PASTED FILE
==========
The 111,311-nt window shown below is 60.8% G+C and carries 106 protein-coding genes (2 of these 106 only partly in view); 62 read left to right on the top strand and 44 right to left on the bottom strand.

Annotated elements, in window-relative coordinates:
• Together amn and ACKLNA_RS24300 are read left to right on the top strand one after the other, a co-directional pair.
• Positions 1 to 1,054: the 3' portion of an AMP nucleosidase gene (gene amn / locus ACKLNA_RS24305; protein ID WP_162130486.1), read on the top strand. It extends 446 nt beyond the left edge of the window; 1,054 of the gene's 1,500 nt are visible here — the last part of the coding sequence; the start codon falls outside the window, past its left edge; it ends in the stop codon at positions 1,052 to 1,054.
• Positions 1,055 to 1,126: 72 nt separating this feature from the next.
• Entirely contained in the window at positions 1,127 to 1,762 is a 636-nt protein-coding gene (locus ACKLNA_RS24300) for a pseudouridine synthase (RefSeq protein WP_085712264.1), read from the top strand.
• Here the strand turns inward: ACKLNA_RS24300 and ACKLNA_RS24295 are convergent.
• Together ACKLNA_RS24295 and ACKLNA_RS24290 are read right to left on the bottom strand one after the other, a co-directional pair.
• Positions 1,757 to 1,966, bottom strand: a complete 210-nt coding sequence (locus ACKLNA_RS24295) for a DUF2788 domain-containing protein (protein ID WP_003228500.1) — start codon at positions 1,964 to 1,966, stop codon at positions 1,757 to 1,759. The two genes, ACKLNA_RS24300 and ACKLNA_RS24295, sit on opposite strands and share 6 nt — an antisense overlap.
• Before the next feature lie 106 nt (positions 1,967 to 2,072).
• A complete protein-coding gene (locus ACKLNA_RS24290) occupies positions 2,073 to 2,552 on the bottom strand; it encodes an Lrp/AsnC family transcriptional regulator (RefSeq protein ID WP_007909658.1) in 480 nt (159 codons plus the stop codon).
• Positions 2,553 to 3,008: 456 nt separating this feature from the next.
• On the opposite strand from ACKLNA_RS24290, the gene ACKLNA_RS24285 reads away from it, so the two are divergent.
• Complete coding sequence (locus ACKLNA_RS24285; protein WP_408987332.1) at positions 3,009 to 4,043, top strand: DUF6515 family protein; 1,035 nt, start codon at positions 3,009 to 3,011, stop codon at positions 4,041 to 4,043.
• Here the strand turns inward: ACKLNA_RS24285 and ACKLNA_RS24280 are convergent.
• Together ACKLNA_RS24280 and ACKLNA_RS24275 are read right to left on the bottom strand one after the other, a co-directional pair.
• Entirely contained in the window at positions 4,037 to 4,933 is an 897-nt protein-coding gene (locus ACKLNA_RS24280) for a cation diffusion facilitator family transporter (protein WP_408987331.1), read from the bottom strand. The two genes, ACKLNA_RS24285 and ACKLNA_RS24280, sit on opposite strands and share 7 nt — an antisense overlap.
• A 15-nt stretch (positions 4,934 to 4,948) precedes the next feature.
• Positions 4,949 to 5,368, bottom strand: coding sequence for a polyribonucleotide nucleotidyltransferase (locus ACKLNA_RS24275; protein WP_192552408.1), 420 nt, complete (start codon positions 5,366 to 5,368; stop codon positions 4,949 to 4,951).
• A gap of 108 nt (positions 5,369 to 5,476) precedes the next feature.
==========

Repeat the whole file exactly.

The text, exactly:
The 111,311-nt window shown below is 60.8% G+C and carries 106 protein-coding genes (2 of these 106 only partly in view); 62 read left to right on the top strand and 44 right to left on the bottom strand.

Annotated elements, in window-relative coordinates:
• Together amn and ACKLNA_RS24300 are read left to right on the top strand one after the other, a co-directional pair.
• Positions 1 to 1,054: the 3' portion of an AMP nucleosidase gene (gene amn / locus ACKLNA_RS24305; protein ID WP_162130486.1), read on the top strand. It extends 446 nt beyond the left edge of the window; 1,054 of the gene's 1,500 nt are visible here — the last part of the coding sequence; the start codon falls outside the window, past its left edge; it ends in the stop codon at positions 1,052 to 1,054.
• Positions 1,055 to 1,126: 72 nt separating this feature from the next.
• Entirely contained in the window at positions 1,127 to 1,762 is a 636-nt protein-coding gene (locus ACKLNA_RS24300) for a pseudouridine synthase (RefSeq protein WP_085712264.1), read from the top strand.
• Here the strand turns inward: ACKLNA_RS24300 and ACKLNA_RS24295 are convergent.
• Together ACKLNA_RS24295 and ACKLNA_RS24290 are read right to left on the bottom strand one after the other, a co-directional pair.
• Positions 1,757 to 1,966, bottom strand: a complete 210-nt coding sequence (locus ACKLNA_RS24295) for a DUF2788 domain-containing protein (protein ID WP_003228500.1) — start codon at positions 1,964 to 1,966, stop codon at positions 1,757 to 1,759. The two genes, ACKLNA_RS24300 and ACKLNA_RS24295, sit on opposite strands and share 6 nt — an antisense overlap.
• Before the next feature lie 106 nt (positions 1,967 to 2,072).
• A complete protein-coding gene (locus ACKLNA_RS24290) occupies positions 2,073 to 2,552 on the bottom strand; it encodes an Lrp/AsnC family transcriptional regulator (RefSeq protein ID WP_007909658.1) in 480 nt (159 codons plus the stop codon).
• Positions 2,553 to 3,008: 456 nt separating this feature from the next.
• On the opposite strand from ACKLNA_RS24290, the gene ACKLNA_RS24285 reads away from it, so the two are divergent.
• Complete coding sequence (locus ACKLNA_RS24285; protein WP_408987332.1) at positions 3,009 to 4,043, top strand: DUF6515 family protein; 1,035 nt, start codon at positions 3,009 to 3,011, stop codon at positions 4,041 to 4,043.
• Here the strand turns inward: ACKLNA_RS24285 and ACKLNA_RS24280 are convergent.
• Together ACKLNA_RS24280 and ACKLNA_RS24275 are read right to left on the bottom strand one after the other, a co-directional pair.
• Entirely contained in the window at positions 4,037 to 4,933 is an 897-nt protein-coding gene (locus ACKLNA_RS24280) for a cation diffusion facilitator family transporter (protein WP_408987331.1), read from the bottom strand. The two genes, ACKLNA_RS24285 and ACKLNA_RS24280, sit on opposite strands and share 7 nt — an antisense overlap.
• A 15-nt stretch (positions 4,934 to 4,948) precedes the next feature.
• Positions 4,949 to 5,368, bottom strand: coding sequence for a polyribonucleotide nucleotidyltransferase (locus ACKLNA_RS24275; protein WP_192552408.1), 420 nt, complete (start codon positions 5,366 to 5,368; stop codon positions 4,949 to 4,951).
• A gap of 108 nt (positions 5,369 to 5,476) precedes the next feature.